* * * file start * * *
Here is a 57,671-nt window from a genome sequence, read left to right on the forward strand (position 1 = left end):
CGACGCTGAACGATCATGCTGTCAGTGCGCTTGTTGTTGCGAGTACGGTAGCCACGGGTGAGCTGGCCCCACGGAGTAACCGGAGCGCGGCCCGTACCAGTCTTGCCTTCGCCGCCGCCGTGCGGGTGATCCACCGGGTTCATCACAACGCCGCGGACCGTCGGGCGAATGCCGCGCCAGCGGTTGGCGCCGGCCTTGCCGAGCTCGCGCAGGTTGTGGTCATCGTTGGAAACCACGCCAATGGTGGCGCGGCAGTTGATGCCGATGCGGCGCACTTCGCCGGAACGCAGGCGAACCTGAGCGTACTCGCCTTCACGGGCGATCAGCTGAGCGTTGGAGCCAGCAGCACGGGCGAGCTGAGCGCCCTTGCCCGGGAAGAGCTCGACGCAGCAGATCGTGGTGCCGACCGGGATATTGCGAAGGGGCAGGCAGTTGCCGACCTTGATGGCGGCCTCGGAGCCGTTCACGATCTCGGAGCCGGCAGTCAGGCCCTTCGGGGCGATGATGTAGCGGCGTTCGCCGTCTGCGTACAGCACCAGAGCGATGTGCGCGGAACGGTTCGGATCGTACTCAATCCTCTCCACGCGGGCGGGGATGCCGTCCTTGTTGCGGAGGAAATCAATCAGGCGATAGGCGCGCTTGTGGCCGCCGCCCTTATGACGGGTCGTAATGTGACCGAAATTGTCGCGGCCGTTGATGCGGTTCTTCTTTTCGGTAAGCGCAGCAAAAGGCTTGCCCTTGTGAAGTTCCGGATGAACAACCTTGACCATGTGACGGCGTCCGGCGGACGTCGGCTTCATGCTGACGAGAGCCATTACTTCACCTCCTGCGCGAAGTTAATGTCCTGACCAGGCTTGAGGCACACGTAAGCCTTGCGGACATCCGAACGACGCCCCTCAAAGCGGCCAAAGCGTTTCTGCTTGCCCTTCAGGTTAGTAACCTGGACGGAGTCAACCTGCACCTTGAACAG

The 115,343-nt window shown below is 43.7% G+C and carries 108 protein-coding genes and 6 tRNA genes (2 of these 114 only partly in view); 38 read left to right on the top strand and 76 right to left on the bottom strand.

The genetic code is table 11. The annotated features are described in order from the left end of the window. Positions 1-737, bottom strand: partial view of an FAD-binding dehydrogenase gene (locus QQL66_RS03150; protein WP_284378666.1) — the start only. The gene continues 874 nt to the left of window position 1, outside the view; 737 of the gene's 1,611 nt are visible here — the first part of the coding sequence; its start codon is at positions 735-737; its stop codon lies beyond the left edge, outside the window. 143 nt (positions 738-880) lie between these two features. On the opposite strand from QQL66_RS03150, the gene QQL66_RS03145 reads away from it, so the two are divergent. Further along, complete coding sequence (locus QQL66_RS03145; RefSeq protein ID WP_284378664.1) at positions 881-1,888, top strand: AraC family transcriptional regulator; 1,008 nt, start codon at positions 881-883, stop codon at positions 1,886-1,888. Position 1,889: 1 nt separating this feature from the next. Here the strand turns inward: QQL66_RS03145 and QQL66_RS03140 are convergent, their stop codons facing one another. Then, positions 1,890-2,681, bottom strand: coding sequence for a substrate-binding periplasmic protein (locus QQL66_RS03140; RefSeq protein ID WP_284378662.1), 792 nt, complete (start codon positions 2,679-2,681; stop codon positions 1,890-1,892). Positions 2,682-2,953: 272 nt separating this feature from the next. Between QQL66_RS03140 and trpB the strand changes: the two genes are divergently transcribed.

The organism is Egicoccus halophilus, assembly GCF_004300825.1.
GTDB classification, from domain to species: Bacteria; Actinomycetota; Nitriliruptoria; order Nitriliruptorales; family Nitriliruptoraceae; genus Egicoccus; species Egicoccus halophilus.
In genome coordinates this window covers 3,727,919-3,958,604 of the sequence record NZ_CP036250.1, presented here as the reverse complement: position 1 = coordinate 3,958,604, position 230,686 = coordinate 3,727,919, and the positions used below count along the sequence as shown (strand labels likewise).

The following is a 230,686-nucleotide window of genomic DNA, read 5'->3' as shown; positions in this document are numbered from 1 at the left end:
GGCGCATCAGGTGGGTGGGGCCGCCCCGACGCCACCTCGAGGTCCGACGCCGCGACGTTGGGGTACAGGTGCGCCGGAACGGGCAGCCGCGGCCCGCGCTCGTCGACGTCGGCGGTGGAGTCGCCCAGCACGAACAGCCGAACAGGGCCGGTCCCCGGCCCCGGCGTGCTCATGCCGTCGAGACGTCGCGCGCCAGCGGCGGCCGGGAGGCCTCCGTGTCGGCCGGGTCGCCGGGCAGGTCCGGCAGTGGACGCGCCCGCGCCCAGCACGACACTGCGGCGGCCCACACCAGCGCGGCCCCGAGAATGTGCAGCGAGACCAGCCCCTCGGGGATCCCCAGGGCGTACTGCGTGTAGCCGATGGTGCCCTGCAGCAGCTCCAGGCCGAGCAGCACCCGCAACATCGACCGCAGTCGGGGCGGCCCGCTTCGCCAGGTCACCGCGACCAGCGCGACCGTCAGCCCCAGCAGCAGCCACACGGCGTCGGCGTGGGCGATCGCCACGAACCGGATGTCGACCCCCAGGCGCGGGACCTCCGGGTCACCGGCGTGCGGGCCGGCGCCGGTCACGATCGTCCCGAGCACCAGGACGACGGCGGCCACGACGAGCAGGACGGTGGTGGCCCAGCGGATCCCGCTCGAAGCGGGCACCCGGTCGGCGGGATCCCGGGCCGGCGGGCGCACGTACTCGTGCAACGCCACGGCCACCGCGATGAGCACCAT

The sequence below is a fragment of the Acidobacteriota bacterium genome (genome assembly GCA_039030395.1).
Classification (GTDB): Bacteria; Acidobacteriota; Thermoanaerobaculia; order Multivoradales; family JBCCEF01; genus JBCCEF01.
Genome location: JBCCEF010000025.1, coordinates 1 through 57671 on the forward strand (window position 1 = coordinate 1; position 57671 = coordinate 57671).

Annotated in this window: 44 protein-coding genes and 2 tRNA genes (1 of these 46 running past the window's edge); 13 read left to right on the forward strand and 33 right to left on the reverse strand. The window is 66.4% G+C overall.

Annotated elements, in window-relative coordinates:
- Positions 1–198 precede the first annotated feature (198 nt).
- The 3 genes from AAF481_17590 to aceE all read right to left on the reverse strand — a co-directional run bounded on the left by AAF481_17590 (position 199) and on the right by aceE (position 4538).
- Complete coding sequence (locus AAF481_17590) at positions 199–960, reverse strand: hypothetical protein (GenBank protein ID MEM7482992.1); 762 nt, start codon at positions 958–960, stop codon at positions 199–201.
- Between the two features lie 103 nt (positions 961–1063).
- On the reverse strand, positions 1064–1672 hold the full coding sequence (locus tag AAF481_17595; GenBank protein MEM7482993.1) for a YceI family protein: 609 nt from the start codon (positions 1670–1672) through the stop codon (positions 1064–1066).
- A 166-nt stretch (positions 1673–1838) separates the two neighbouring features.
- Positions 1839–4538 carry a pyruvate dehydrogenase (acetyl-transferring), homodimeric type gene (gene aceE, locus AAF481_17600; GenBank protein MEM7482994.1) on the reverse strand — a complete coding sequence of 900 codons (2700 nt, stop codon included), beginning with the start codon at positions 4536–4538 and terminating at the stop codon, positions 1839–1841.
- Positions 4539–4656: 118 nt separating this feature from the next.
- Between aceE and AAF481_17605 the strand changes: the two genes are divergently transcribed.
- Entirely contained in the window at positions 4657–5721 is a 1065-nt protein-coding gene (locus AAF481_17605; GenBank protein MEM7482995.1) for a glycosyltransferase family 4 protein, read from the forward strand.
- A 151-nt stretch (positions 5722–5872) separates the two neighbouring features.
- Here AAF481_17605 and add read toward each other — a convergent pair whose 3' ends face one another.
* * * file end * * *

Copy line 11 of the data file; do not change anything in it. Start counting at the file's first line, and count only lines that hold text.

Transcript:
Classification (GTDB): Bacteria; Acidobacteriota; Thermoanaerobaculia; order Multivoradales; family JBCCEF01; genus JBCCEF01.